While Congress is on recess and both major political parties are gearing up for their conventions, the Congressional Budget Office on Wednesday issued a stark reminder of the danger posed to the U.S. economy by the set of budget cuts and tax increases set to go into effect after the new year.
These budget measures, popularly known as the “fiscal cliff,” will cut more than $500 billion from the deficit, money that would come directly from a convalescent economy, most likely forcing the U.S. back into recession, according to CBO forecasts. As it stands, on January 1 the following cuts and increases will go into effect:
- The expiration of the Bush tax cuts for every tax bracket;
- The expiration of a 2% cut in payroll taxes enacted by President Obama and Congress in 2010 and extended again earlier this year; and
- Spending cuts to Medicare, defense and other discretionary spending as part of Congress’s and the Obama Administration’s deal to raise the debt ceiling last summer.
(MORE: Goldman Sachs: Best Way to Survive the ‘Fiscal Cliff’ Is Sending Obama, Republicans Back to Washington)
With federal debt held by the public reaching 73 percent of GDP, and yearly deficits recently topping $1 trillion, it’s almost unanimously agreed upon that the U.S. has a long-term debt problem. But most economists and policy analysts believe that the debt situation isn’t bad enough that it can’t be addressed in a more gradual and careful manner than current law allows. Economist Ed Dolan argues that the federal government needs to strike a “Goldilocks Budget Deal” that paves a path between the fiscal austerity mandated in current law and a kicking-the-can-down-the-road approach of delaying spending cuts and tax increases indefinitely. Writes Dolan:
“The Goldilocks outcome of fiscal consolidation that begins immediately but is phased in gradually as the economy recovers will require political compromise. The components of compromise are known to everyone:
- Tax reform that increases revenues while broadening the base and reducing the disincentives inherent in high marginal rates.
- Discipline regarding both defense and nondefense components of discretionary spending without compromising growth-enhancing expenditures like education and infrastructure.
- Reform of social security and Medicare that recognizes both budgetary and demographic realities.”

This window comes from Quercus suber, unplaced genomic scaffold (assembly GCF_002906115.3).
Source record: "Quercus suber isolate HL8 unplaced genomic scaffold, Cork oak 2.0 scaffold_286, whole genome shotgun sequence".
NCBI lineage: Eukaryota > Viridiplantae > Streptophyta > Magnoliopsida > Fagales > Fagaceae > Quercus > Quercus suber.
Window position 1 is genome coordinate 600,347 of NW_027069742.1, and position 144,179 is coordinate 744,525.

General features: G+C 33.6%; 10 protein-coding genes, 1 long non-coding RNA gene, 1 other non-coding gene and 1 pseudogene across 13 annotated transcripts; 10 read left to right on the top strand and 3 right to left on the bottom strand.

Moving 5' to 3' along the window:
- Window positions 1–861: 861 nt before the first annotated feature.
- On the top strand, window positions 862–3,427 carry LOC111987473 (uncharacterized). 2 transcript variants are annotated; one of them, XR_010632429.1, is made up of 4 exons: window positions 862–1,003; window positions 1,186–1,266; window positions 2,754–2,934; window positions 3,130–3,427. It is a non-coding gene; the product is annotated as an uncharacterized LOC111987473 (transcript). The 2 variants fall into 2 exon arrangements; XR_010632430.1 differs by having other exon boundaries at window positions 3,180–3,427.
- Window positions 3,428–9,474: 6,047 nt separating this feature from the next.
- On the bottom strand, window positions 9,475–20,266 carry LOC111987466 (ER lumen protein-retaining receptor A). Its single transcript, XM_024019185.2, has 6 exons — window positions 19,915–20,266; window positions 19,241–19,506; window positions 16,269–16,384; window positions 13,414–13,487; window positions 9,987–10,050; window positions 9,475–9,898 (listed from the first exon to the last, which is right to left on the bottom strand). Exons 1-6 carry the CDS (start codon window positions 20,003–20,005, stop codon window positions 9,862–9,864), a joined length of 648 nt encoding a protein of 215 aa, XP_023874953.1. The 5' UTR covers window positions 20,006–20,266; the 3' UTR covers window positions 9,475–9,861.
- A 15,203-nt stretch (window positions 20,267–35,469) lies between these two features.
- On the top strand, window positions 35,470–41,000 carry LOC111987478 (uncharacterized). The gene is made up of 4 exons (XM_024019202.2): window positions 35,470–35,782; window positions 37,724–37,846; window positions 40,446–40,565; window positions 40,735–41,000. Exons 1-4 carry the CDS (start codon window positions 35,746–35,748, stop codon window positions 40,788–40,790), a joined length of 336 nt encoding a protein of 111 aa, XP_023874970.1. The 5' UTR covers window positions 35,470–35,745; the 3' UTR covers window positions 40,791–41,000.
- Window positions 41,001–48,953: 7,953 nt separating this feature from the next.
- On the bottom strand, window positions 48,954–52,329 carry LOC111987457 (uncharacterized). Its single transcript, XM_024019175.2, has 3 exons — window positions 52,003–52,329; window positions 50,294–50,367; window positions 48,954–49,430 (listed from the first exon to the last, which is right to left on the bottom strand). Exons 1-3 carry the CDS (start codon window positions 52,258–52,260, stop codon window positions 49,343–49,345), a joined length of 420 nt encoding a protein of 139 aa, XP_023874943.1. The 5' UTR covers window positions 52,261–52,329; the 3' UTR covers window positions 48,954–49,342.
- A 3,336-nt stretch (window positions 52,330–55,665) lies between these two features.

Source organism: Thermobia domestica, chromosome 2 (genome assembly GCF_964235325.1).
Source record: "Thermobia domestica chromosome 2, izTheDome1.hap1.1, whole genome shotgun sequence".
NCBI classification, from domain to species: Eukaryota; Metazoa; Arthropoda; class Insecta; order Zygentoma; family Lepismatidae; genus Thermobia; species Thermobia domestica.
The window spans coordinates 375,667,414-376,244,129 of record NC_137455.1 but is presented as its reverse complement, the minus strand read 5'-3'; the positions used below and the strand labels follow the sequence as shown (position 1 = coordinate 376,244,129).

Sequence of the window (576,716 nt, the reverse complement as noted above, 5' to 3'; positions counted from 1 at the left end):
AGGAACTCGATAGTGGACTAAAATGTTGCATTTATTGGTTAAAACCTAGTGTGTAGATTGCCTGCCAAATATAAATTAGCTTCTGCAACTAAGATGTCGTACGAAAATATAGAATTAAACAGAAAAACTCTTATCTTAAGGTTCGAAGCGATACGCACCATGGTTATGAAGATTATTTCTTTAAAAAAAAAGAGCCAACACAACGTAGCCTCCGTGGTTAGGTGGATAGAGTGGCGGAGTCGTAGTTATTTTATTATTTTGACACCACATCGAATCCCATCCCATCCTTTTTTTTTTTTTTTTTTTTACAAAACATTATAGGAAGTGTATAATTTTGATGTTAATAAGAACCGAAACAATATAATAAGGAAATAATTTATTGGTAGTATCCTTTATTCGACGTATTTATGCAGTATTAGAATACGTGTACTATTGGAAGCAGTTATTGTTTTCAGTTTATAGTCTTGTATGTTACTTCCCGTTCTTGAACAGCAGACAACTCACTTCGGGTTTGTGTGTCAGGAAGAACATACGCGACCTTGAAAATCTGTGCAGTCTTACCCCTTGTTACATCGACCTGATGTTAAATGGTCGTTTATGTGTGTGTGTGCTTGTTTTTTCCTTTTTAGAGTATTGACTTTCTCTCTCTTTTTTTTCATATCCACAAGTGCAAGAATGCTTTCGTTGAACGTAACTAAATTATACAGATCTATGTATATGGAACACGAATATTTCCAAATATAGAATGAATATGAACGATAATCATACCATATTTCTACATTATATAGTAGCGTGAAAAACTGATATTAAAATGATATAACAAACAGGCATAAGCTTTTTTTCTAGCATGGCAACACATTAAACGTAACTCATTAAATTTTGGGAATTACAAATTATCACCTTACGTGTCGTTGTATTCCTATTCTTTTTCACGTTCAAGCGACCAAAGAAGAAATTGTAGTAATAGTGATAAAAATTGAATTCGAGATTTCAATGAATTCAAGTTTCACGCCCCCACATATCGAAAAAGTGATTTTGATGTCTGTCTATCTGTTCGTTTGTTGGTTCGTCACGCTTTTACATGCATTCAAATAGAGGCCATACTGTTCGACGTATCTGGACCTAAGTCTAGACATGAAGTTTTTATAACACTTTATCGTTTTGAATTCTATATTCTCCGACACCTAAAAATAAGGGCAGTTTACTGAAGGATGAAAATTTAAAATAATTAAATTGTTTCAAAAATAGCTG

Congress and the White House still have time to tackle the fiscal cliff, which doesn’t go into effect until 2013. But the economy may already be suffering from the effects of uncertainty imposed by such extreme policy changes looming over our heads. According to economists surveyed by The Wall Street Journal last week, businesses are pulling back from hiring and investment until they know for certain what tax and spending policies will come out of Washington.
Of course, there is another important player in economic policy in Washington: the Federal Reserve. Under normal circumstances, the central bank could cushion the blow dealt by fiscal contraction through lowering interest rates. Short-term interest rates have been near zero for several years now, but the Fed showed its willingness to engage in another round of bond buying — so-called QE3 — which would aim to push down long-term interest rates as well. On Wednesday the Federal Reserve released minutes from its meeting held earlier this month, which said:
“Many members judged that additional monetary accommodation would likely be warranted fairly soon unless incoming information pointed to a substantial and sustainable strengthening in the pace of the economic recovery.”
But even if the Fed expands its balance sheet, it’s unclear whether it has the ability or willingness to engage in the kind of open-ended asset purchases that would be necessary to absorb all of the effects of the looming fiscal cliff. One thing is for sure, the U.S. economy is unfortunately and irrevocably tethered to the American political process, a process that historically becomes increasingly hysterical and unpredictable as a presidential election nears.